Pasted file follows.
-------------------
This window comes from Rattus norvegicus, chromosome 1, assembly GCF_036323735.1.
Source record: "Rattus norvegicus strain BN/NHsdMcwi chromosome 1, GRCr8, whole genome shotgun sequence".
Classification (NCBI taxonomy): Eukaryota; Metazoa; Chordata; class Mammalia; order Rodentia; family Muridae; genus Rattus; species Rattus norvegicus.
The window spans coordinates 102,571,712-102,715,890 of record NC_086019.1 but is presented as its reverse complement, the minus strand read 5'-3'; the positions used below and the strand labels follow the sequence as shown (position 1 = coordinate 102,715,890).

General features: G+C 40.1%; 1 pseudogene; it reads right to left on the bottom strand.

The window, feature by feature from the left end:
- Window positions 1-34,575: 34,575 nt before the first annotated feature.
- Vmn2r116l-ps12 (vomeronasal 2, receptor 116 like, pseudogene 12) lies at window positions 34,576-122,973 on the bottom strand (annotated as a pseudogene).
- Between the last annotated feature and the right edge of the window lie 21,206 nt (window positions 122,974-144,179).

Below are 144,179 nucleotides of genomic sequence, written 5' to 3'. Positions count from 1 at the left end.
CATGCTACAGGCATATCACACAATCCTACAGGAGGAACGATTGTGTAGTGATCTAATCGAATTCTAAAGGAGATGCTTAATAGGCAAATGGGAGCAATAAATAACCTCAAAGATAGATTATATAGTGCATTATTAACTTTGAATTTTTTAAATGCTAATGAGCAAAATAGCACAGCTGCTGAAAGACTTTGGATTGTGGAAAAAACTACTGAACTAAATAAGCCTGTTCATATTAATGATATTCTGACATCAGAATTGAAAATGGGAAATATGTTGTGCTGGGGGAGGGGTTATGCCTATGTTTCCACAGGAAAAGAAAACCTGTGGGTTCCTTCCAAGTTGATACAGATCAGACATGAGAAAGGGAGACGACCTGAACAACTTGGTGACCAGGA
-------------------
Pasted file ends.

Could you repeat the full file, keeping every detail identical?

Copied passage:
This window comes from Rattus norvegicus, chromosome 1, assembly GCF_036323735.1.
Source record: "Rattus norvegicus strain BN/NHsdMcwi chromosome 1, GRCr8, whole genome shotgun sequence".
Classification (NCBI taxonomy): Eukaryota; Metazoa; Chordata; class Mammalia; order Rodentia; family Muridae; genus Rattus; species Rattus norvegicus.
The window spans coordinates 102,571,712-102,715,890 of record NC_086019.1 but is presented as its reverse complement, the minus strand read 5'-3'; the positions used below and the strand labels follow the sequence as shown (position 1 = coordinate 102,715,890).

General features: G+C 40.1%; 1 pseudogene; it reads right to left on the bottom strand.

The window, feature by feature from the left end:
- Window positions 1-34,575: 34,575 nt before the first annotated feature.
- Vmn2r116l-ps12 (vomeronasal 2, receptor 116 like, pseudogene 12) lies at window positions 34,576-122,973 on the bottom strand (annotated as a pseudogene).
- Between the last annotated feature and the right edge of the window lie 21,206 nt (window positions 122,974-144,179).

Below are 144,179 nucleotides of genomic sequence, written 5' to 3'. Positions count from 1 at the left end.
CATGCTACAGGCATATCACACAATCCTACAGGAGGAACGATTGTGTAGTGATCTAATCGAATTCTAAAGGAGATGCTTAATAGGCAAATGGGAGCAATAAATAACCTCAAAGATAGATTATATAGTGCATTATTAACTTTGAATTTTTTAAATGCTAATGAGCAAAATAGCACAGCTGCTGAAAGACTTTGGATTGTGGAAAAAACTACTGAACTAAATAAGCCTGTTCATATTAATGATATTCTGACATCAGAATTGAAAATGGGAAATATGTTGTGCTGGGGGAGGGGTTATGCCTATGTTTCCACAGGAAAAGAAAACCTGTGGGTTCCTTCCAAGTTGATACAGATCAGACATGAGAAAGGGAGACGACCTGAACAACTTGGTGACCAGGA